A drover's daughter comes to Goondiwindi for book launch

A drover's daughter, Patsy Kemp. She'll be visiting Goondiwindi, Inglewood and Texas at the end of the month.

A drover's daughter, Patsy Kemp. She'll be visiting Goondiwindi, Inglewood and Texas at the end of the month.

For the first 15 years of her life, Patsy Kemp, only knew the long paddock as her home. 

At just three months of age, Patsy’s mother, who already had four older children, decided to join her father, Mick Kemp, droving large mobs of sheep and cattle through western NSW and into southern Queensland.

As a baby, her cradle was the dog crate underneath the horse drawn wagonette, or the unused saddle, when the dogs needed their crate.  

Patsy has just released her book The Drover’s Daughter, a book that took her two years to write.

She will be visiting Goondiwindi, Inglewood and Texas to promote the book from October 31 to November 1. She will be at the Goondiwindi Library at 10am, and Inglewood Library at 1.30pm on October 31 and Texas Library at 10a.m. on November 1.

Little is known about the life of the women and children of drovers

A drover's daughter, Patsy Kemp

“A lot of people know about drovers, and their lifestyle is folklore, but little is known about the life of the women and children of drovers,” Patsy said. 

Throughout the pages, Patsy is brutally honest about the hardship they all endured and tells her story ‘warts and all’. “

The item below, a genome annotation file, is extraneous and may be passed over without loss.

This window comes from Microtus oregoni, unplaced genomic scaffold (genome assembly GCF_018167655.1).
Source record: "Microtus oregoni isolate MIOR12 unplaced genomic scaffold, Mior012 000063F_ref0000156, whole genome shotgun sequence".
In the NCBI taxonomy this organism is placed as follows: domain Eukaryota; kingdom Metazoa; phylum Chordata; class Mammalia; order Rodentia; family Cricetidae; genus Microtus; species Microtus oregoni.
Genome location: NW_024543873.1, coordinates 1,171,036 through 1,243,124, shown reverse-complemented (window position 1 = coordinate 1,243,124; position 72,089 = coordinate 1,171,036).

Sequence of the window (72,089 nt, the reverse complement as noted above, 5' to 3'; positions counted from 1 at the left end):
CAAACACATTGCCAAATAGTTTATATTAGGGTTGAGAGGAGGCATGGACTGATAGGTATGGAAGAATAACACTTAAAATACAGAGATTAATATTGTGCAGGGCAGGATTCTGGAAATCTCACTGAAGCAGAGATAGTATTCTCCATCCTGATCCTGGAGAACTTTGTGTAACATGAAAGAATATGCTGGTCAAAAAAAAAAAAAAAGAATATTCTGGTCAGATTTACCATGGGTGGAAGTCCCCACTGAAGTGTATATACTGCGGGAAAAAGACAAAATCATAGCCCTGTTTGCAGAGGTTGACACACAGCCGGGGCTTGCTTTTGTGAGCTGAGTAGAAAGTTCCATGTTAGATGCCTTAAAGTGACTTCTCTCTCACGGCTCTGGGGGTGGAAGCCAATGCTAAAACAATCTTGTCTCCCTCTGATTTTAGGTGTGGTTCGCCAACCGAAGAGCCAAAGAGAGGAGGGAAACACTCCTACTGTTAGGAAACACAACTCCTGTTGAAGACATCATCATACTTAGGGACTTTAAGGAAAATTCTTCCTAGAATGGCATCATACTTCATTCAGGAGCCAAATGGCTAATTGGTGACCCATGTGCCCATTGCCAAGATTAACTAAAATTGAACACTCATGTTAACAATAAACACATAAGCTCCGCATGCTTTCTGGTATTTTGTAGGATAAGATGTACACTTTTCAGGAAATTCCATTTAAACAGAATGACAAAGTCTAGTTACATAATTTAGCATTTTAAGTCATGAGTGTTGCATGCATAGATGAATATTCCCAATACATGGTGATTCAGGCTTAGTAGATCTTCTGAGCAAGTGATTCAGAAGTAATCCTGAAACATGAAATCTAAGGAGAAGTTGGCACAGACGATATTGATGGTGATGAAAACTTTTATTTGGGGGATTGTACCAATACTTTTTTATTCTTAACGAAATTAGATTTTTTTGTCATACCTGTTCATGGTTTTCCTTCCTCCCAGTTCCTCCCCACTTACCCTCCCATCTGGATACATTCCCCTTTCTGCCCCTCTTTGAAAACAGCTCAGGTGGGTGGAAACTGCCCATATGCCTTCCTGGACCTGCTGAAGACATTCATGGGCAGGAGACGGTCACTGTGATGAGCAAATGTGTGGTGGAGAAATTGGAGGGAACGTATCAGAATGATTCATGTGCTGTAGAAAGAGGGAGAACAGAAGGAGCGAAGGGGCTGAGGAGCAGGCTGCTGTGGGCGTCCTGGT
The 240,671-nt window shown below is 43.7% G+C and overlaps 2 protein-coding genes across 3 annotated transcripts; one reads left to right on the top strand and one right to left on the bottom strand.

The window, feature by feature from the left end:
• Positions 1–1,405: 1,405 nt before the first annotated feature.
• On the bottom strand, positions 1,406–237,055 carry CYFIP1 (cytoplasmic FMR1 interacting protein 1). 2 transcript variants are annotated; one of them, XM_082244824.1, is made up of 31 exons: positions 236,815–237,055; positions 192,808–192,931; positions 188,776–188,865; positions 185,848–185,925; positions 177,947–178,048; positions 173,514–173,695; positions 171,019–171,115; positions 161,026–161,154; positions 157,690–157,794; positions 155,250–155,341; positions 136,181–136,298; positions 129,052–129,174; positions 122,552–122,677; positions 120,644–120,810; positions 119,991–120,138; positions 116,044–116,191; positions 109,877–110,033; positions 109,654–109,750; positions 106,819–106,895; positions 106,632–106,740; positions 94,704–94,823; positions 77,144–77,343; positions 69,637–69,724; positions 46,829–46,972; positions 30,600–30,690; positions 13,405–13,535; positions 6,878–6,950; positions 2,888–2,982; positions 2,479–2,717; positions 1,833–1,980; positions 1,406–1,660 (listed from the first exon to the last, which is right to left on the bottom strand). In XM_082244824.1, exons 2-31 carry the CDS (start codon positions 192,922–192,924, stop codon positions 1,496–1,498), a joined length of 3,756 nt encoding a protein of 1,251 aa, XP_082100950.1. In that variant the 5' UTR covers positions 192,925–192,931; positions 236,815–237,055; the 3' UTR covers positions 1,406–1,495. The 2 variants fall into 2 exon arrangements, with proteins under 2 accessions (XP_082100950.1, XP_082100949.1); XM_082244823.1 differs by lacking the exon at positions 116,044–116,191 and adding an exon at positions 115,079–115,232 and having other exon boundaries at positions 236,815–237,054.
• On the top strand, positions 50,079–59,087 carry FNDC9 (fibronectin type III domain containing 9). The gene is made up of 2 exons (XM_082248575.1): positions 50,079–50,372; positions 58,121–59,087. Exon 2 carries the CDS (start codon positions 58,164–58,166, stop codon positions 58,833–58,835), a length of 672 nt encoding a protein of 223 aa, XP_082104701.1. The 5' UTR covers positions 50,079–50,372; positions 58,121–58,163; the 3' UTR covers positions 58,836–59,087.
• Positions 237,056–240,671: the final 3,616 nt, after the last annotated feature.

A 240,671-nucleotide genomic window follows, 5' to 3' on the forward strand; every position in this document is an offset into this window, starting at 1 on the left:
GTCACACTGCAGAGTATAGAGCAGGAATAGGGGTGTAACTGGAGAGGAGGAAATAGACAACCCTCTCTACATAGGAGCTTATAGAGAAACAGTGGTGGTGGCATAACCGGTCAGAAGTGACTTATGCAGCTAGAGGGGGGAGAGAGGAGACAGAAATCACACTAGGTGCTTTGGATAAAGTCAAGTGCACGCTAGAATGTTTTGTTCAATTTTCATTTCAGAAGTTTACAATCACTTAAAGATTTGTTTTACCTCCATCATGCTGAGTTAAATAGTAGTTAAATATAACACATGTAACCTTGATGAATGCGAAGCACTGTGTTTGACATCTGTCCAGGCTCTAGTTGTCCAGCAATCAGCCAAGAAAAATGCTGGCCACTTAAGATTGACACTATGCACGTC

At the time she had no idea that it was not normal in live in a wagonette and later truck with eight other family members, and go to the toilet behind a tree, and cook food in a shovel over a campfire. Her earliest memories are one of terror when she was aged four, and they were camped on the reserve beside the Namoi River, near Narrabri, NSW.

“It has been raining for days, and everyone was talking about the impending flood, when news broke that the river has broken its banks, and I thought we were going to die,” she said.

Patsy said she really doesn’t know how her mother coped with seven kids, putting sheep breaks up and down, cooking for the family over campfires, and driving the truck, through the scorching summers and cold winters. 

​Patsy tells in vivid detail of the family traversing the stock routes and its challenges.

After a run of bad luck, Patsy’s father gave away droving an bought a farm near Moree, NSW It was the first time Patsy, then aged 15  can remember living in a home, with bedrooms, a veranda, a bathroom an oil Aga stove, and the kids finally got to have a bit of space and privacy to themselves.